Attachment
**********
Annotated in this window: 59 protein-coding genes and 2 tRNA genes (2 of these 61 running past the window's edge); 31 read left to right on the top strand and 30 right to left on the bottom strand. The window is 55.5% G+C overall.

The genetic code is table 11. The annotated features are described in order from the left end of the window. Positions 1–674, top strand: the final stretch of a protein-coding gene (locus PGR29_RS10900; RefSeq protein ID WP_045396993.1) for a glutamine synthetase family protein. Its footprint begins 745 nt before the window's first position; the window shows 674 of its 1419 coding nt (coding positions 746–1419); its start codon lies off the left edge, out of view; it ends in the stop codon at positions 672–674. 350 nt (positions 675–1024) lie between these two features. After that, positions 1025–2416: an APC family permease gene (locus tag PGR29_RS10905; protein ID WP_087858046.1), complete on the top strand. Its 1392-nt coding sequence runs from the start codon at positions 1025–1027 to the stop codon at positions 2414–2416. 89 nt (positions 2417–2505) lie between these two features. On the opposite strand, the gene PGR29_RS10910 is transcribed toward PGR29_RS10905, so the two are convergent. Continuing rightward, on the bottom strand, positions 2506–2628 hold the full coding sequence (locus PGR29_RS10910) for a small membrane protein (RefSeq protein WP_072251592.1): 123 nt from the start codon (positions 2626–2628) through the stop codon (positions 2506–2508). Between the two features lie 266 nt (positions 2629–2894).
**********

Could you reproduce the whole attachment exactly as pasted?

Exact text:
Annotated in this window: 59 protein-coding genes and 2 tRNA genes (2 of these 61 running past the window's edge); 31 read left to right on the top strand and 30 right to left on the bottom strand. The window is 55.5% G+C overall.

The genetic code is table 11. The annotated features are described in order from the left end of the window. Positions 1–674, top strand: the final stretch of a protein-coding gene (locus PGR29_RS10900; RefSeq protein ID WP_045396993.1) for a glutamine synthetase family protein. Its footprint begins 745 nt before the window's first position; the window shows 674 of its 1419 coding nt (coding positions 746–1419); its start codon lies off the left edge, out of view; it ends in the stop codon at positions 672–674. 350 nt (positions 675–1024) lie between these two features. After that, positions 1025–2416: an APC family permease gene (locus tag PGR29_RS10905; protein ID WP_087858046.1), complete on the top strand. Its 1392-nt coding sequence runs from the start codon at positions 1025–1027 to the stop codon at positions 2414–2416. 89 nt (positions 2417–2505) lie between these two features. On the opposite strand, the gene PGR29_RS10910 is transcribed toward PGR29_RS10905, so the two are convergent. Continuing rightward, on the bottom strand, positions 2506–2628 hold the full coding sequence (locus PGR29_RS10910) for a small membrane protein (RefSeq protein WP_072251592.1): 123 nt from the start codon (positions 2626–2628) through the stop codon (positions 2506–2508). Between the two features lie 266 nt (positions 2629–2894).